Mississippi River Drought Gives Visitors Chance To Reach Historic Landmark on Foot

by Lauren Boisvert
(Photo by John Elk/Getty Images)

Mississippi River water levels are low all over, but they’re so low near Cape Girardeau, Missouri, that residents are able to reach a particular landmark on foot that they otherwise wouldn’t have access to.

Tower Rock is usually an island on the main channel of the Mississippi River. But with the extremely low water levels, the island has been uncovered. A dry stretch of land leading from the shore to Tower Rock is allowing residents to visit the once-isolated island.

People flocked to Tower Rock over the weekend. Footage from residents shows them crossing the spit of land connecting the shore to the rock. Kids collected shells and rocks from the usually submerged sandy areas. Additionally, others tried their hand at scaling Tower Rock itself.

Tower Rock can only be reached when the water level is at or below the 1.5-foot mark on the Chester, Illinois river gauge. On Monday, the gauge showed that the water was at 0.22 of a foot. Starting on Oct. 11, the water levels were consistently measured below 1.5 feet.

On Sunday, Oct. 16, so many people flocked to the river that there was a traffic jam stretching for miles.

Concerned Over Mississippi River Water Levels Began During Winter 2021

Michael Steenhoek, executive director of the Soy Transporation Coalition, said he was worried about the Mississippi River water levels as early as winter 2021. There was a distinct lack of snowfall over the Mississippi River basin. The river is crucial for soybean transportation, so Steenhoek’s organization has a stake in the river’s overall health.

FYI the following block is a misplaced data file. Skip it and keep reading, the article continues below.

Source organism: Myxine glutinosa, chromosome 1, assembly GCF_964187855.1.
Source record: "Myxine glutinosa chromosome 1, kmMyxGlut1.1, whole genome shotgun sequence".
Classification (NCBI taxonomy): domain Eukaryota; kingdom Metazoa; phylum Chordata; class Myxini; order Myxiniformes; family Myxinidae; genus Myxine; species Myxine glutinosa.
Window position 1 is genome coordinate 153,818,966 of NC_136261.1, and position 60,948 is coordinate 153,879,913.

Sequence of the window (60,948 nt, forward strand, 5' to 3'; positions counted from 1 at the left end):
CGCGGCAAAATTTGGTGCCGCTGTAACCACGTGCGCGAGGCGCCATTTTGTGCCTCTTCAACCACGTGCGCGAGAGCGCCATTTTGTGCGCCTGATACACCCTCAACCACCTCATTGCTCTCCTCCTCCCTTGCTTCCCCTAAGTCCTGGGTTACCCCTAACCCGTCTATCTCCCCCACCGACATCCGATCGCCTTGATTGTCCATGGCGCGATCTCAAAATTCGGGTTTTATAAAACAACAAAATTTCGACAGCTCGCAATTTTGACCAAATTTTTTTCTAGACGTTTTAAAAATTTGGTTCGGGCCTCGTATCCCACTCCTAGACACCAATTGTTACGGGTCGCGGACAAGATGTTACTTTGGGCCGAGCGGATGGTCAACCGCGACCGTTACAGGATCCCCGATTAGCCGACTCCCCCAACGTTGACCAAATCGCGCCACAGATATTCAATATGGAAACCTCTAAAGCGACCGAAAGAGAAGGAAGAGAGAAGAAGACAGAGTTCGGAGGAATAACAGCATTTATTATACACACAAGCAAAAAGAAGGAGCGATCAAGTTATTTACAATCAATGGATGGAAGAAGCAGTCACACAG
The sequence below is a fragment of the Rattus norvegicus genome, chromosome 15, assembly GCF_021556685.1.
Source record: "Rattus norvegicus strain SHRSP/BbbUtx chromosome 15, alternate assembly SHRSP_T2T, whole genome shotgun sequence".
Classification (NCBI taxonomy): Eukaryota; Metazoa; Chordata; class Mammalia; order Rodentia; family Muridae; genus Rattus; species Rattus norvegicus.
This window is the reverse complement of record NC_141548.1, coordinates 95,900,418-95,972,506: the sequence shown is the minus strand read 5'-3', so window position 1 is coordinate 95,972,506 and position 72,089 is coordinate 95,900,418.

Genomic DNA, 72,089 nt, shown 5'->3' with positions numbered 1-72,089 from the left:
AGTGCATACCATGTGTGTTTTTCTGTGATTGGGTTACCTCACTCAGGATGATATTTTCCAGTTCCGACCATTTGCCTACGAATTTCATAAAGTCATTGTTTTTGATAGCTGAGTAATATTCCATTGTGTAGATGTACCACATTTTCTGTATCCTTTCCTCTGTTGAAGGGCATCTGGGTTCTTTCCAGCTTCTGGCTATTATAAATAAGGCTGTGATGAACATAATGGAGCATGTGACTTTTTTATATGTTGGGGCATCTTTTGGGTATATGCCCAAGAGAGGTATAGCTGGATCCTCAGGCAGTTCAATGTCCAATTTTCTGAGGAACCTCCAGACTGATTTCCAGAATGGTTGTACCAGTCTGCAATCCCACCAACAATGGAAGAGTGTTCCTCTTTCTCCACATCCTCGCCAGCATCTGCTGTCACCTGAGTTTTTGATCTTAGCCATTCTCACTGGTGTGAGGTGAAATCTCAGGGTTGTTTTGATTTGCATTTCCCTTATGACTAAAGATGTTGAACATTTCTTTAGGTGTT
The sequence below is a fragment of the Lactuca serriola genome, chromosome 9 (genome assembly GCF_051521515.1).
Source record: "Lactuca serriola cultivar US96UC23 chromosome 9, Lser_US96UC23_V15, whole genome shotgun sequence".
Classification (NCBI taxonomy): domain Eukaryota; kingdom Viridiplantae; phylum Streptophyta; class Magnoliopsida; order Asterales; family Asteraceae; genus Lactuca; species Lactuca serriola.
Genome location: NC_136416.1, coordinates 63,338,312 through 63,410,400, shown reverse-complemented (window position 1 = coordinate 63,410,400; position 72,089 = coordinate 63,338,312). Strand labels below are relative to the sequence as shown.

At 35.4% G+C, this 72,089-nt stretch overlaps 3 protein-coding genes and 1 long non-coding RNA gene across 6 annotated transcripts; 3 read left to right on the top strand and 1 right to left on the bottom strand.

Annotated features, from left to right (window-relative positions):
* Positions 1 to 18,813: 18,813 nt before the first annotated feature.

“A lot of the water that you see on the lower Mississippi River, it originally starts as a snowflake in Montana,” Steenhoek told AccuWeather. He also said that the lack of snowfall “just continued to compound and of course summer we didn’t get much rainfall, so now we’re in the situation we’re in today.”

On Monday, the levels in Memphis, Tennessee were at the second lowest on record: -10.37 feet. The lowest recorded level is -10.7 from 1988. Additionally, salt water is now creeping up the Mississippi River basin because the levels are so low. Here’s how the Army Corps is dealing with it.

Farmers Dealing With the Worst of the Low Water Levels on the River Basin

Barges are running aground in the river, putting a halt to transportation and shipping of grains and soybeans. According to a report from AccuWeather, the Mississippi River accounts for the transportation of 92% of the United States’ agricultural exports. Additionally, it accounts for 60% of all US grain exports, and 78% of feed grains, which are currently being affected.

“It’s a really integral part of our overall economy, and it’s particularly so for agriculture,” said Steenhoek. Farmers and truck drivers are feeling the strain that the low water levels are creating. They can only transport their products to certain grain elevators on the river because most of them are shut down.

“We are in the middle of the harvest season and this is the most active time,” said AccuWeather Senior Meteorologist Paul Pastelok. “Barge trafficking is the heaviest means to transport agricultural products.”